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Students share personal struggle in higher-level auditions

In the surplus of RBHS activities and classes that students can join, musical groups such as orchestra and band are some of the largest and most notable programs at school.

While any student can try out for RBHS musical programs, it takes skill and focus for each group to go into their respective competitions sounding fully fleshed out. Students must overcome the notes, chords and stanzas that come with any new sheet of music in order to better their band as a whole.

Josh Myers, assistant director of bands, acknowledges the high work ethic that students need to have in order to become a part of more advanced bands.

“District band has difficult and challenging audition music, which can really stimulate the growth of each student as musicians. That can lead to a better musician for our program as well,” Myers said. “Students need to have dedication and are very detail-oriented. The difference between making all-state band or not is minute details and making sure they get everything as precise as possible.”

Sophomore Roy Ford and junior Katy Miller, both members in the more exclusive bands at school, try to recognize the challenges that come with harder band programs. Ford, a drummer in jazz band, sees the new rhythms and music as the most time consuming obstacles.

“The greatest challenge, especially on drumset, is getting the feel of a song right,” Ford said. “In most modern music, which is usually controlled by a guy behind a panel, things are usually linear in terms of rhythm. In Jazz, there’s a flow you have to get used to, otherwise you sound like a wannabe.”

Despite the challenges of the free flow in jazz band percussion, Ford sees the individual spirit of the instrumentation as one of the highlights in performing. Songs such as “Sing, Sing, Sing” allow him to be front and center as the song revolves around a drum solo.

“All the parts that are written have a different role, so it forces you to be accountable for knowing your stuff,” Ford said. “You have to know how your music feels, and that, obviously coupled with practice time, will usually give you a top spot [in the band].”

Miller also confronts challenges in her district band. The district band is not only more serious she says, but also has a more elaborate and intensive registration process. A five-minute performance of a packet given to participants determines whether or not students get the spot, Miller said. Her instrument, the trumpet, has about 60 competitors, but only 11 spots in the band.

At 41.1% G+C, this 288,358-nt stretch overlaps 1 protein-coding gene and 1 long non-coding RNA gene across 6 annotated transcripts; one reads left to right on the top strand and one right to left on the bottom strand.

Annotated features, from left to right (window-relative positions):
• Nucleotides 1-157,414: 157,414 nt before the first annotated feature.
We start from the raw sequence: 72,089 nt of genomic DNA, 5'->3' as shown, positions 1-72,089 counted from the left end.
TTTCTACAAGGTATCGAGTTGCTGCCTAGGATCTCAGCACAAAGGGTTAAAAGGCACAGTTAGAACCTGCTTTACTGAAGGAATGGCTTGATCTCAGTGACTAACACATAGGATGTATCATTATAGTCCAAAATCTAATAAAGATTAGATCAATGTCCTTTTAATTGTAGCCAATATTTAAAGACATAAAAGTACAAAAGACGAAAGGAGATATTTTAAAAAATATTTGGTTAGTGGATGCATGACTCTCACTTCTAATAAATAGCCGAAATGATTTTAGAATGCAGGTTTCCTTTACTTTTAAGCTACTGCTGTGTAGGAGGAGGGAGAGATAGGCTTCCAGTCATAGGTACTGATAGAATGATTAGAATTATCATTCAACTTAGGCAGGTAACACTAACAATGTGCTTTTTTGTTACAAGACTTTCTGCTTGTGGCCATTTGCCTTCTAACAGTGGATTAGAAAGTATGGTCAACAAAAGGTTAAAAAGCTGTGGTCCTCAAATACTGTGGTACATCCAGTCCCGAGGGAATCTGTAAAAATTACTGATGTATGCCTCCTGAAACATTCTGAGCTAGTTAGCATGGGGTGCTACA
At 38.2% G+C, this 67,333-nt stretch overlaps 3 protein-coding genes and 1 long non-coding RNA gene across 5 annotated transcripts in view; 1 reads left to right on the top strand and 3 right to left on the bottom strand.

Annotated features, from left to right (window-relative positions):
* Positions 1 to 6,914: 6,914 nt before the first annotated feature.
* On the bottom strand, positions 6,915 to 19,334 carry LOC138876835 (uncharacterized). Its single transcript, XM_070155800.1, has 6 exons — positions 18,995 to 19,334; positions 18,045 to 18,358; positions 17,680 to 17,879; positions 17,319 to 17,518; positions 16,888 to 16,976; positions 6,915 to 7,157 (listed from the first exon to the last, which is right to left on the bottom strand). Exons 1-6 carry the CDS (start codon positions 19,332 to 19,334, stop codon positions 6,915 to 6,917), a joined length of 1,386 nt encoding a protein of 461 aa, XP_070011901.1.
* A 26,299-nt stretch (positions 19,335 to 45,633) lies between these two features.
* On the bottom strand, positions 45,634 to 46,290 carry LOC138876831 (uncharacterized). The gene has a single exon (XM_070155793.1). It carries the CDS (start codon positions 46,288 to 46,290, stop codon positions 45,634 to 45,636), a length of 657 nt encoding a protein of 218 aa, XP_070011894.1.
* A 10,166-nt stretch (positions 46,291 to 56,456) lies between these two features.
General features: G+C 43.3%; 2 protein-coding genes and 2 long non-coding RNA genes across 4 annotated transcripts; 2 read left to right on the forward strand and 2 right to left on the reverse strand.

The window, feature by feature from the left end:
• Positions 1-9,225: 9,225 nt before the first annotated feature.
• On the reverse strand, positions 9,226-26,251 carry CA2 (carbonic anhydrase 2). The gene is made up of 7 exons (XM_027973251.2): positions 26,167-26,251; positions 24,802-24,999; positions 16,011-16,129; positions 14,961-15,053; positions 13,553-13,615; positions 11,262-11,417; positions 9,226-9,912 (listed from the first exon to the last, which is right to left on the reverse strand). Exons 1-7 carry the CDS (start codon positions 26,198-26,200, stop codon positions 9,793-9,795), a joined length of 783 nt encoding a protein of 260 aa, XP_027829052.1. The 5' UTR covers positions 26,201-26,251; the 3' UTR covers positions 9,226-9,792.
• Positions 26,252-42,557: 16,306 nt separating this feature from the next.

“The hardest part of being in the district band is the three-hour rehearsal immediately following audition results where you have to work with the people who you were previously competing with for your spot,” Miller said. “Most of the time, the people around you are pretty nice and accept your chair placement. If you’re unlucky, you get seated by some people who are very upset about their placement, who can be very indignant.”

Band students experience trials and tribulations of many kinds. The string-filled orchestral classes of RBHS provide a more laid back experience, unless a student decides to try out for the All-State orchestra. Junior Ryan Choe is a part of the Missouri All-State orchestra, an ensemble that has some of the best high school talent in the state.

“I’ll never forget how impressed and astonished I was during my very first rehearsal,” Choe said. “The All-State orchestra is very exclusive. In order to get into the orchestra, you must go through a blind audition. The entire blind audition involves going to the Memorial Union building at the University of Missouri in the early morning. You audition for three judges and are separated by a screen.”

Choe enjoys the All-State orchestra for the incredible and ambitious players surrounding him. He is impressed by the focus of the front stands, who rush to take pages of notes during class. The intensity from rehearsing in the quiet rooms resonated with Ryan for the sheer intensity of the environment.

“I dream of Rock Bridge orchestra being like the All-State orchestra,” Choe said. “I just loved being a part of the All-State orchestras because of the immense talent, hard work, overall setting and new people I got to meet.”
To the students, an important aspect of orchestra and band is the music itself.

“Not all jazz is the stereotypical ‘old people music’ that people think it is,” Ford said. “Lots of it grooves harder than most of the music coming out today.”

Are you in band or orchestra? Let us know in the comments below.

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1 comment

Sarah December 14, 2018 at 10:43 pm

I had no idea how many exclusive bands and orchestras there were. It would be interesting to see the process of the judges’ thinking when they accept or reject auditions.

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